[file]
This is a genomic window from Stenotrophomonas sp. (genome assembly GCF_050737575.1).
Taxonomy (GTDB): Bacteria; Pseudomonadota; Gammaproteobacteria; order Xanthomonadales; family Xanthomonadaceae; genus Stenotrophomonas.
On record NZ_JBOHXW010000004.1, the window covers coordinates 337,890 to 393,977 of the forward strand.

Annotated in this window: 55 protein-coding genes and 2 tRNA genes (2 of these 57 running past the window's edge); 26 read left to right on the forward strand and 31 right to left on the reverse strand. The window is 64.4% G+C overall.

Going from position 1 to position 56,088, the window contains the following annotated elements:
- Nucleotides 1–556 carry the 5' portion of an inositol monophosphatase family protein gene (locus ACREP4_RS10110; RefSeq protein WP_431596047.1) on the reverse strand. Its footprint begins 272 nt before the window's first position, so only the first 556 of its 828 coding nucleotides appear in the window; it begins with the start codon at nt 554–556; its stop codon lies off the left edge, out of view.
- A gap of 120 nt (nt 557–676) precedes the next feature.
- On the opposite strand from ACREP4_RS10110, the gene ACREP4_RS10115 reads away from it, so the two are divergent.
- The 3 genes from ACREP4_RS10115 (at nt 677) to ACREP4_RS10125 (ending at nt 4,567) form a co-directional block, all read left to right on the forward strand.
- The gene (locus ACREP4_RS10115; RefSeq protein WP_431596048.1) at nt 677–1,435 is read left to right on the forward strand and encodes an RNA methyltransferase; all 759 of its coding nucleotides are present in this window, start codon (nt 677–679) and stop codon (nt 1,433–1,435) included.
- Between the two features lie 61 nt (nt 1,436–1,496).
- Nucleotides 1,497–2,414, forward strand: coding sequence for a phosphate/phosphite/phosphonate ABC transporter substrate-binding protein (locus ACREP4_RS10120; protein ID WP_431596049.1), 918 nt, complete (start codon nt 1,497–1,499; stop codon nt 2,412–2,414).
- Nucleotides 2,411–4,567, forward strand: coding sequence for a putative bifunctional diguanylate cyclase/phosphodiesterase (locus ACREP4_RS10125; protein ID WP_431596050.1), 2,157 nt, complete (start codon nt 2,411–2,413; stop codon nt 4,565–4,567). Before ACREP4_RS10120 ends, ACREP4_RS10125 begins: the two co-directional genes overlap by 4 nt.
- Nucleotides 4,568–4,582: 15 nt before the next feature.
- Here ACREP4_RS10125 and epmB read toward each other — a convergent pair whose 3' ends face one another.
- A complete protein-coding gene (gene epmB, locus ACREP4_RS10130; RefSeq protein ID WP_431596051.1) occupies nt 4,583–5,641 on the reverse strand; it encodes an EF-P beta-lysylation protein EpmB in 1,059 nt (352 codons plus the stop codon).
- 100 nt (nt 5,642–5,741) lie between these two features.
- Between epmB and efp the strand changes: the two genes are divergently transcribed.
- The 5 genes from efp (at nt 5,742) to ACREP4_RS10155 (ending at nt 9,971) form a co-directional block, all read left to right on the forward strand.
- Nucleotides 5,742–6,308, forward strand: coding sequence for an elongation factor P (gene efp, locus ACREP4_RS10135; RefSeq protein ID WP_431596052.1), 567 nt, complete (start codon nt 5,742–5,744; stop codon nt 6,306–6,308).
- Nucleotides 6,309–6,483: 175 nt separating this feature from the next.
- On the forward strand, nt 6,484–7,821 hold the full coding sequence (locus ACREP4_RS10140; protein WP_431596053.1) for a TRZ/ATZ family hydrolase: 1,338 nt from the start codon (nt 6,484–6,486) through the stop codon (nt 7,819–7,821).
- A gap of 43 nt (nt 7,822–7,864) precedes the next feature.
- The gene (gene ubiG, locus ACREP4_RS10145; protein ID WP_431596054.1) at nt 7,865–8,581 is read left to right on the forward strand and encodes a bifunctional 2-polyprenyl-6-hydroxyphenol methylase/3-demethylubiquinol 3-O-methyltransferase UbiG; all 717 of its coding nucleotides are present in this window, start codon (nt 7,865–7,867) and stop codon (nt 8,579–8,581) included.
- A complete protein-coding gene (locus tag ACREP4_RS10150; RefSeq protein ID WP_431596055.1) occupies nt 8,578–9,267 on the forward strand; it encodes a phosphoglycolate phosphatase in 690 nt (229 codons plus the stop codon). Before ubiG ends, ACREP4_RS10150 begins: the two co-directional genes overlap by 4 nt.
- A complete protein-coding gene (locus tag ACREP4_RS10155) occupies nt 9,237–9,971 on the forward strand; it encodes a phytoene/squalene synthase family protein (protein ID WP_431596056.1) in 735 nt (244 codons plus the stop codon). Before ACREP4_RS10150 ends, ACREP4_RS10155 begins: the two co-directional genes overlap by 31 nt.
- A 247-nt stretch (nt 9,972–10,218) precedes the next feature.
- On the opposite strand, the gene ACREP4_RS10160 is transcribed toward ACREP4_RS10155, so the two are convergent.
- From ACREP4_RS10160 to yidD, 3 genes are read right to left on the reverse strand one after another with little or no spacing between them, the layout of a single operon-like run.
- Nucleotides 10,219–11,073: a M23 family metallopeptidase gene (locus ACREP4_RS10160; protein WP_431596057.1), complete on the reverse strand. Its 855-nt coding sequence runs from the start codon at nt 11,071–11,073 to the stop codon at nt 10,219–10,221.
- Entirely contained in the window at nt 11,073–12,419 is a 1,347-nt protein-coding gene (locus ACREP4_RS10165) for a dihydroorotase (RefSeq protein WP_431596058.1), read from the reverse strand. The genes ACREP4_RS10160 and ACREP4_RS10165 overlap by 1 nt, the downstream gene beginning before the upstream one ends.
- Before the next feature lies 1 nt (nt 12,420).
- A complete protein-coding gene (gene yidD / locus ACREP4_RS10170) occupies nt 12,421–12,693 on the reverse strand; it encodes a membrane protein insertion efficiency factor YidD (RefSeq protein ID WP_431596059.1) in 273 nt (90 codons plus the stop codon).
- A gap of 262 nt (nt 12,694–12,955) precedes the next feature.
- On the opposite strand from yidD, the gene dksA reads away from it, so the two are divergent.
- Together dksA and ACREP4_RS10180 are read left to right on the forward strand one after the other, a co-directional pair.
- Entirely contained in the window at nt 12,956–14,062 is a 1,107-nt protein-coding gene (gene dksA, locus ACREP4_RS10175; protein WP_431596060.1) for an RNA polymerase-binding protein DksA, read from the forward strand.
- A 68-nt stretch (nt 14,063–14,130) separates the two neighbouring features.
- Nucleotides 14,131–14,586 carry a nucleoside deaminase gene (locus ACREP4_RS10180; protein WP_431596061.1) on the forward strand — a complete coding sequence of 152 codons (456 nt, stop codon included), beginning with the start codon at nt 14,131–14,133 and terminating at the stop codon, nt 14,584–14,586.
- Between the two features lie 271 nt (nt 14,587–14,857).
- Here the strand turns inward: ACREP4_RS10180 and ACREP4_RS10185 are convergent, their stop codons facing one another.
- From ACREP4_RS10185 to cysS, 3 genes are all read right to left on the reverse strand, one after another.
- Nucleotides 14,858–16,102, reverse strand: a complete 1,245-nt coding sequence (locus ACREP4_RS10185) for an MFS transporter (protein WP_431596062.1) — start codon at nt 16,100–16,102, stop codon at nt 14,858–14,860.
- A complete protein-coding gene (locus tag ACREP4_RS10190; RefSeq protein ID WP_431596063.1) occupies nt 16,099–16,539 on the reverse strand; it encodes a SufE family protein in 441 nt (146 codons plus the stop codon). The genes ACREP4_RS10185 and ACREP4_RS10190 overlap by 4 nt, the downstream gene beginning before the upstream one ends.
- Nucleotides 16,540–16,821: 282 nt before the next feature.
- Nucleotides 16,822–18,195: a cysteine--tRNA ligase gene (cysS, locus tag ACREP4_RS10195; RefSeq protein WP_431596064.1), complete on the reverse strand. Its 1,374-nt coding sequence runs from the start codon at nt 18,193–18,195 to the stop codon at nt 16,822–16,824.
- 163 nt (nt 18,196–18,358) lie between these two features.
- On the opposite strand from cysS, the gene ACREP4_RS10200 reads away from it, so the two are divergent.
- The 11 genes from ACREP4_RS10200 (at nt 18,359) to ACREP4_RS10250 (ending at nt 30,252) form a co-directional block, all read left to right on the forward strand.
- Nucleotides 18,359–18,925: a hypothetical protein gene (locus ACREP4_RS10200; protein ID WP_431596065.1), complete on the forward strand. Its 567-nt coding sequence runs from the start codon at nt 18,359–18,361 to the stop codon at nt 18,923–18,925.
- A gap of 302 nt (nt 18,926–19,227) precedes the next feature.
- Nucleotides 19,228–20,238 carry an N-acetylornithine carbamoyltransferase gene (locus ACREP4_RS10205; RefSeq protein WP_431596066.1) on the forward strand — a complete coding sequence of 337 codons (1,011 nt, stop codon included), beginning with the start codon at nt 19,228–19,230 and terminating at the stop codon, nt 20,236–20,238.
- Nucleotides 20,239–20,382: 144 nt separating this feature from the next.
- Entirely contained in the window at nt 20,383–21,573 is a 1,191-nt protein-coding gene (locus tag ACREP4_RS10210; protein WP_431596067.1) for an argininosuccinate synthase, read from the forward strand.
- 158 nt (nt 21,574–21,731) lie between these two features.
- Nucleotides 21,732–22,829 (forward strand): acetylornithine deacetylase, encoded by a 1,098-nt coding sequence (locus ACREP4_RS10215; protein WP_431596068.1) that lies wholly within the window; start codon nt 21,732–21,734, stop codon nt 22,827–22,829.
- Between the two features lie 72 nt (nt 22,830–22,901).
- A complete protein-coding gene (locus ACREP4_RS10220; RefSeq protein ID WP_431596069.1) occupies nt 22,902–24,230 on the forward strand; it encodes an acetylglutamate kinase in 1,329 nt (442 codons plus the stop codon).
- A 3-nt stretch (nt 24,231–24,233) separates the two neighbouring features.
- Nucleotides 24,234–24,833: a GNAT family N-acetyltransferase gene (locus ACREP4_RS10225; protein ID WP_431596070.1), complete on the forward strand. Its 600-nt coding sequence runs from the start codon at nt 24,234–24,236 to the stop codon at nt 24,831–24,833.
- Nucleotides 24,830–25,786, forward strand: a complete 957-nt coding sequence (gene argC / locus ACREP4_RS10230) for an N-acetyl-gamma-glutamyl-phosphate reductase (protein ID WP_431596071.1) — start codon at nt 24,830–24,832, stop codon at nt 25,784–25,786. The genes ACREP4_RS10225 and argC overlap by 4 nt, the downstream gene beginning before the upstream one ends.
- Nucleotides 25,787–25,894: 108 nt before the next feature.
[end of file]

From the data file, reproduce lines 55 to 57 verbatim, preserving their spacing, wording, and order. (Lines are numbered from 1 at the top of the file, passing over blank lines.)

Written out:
- 158 nt (nt 21,574–21,731) lie between these two features.
- Nucleotides 21,732–22,829 (forward strand): acetylornithine deacetylase, encoded by a 1,098-nt coding sequence (locus ACREP4_RS10215; protein WP_431596068.1) that lies wholly within the window; start codon nt 21,732–21,734, stop codon nt 22,827–22,829.
- Between the two features lie 72 nt (nt 22,830–22,901).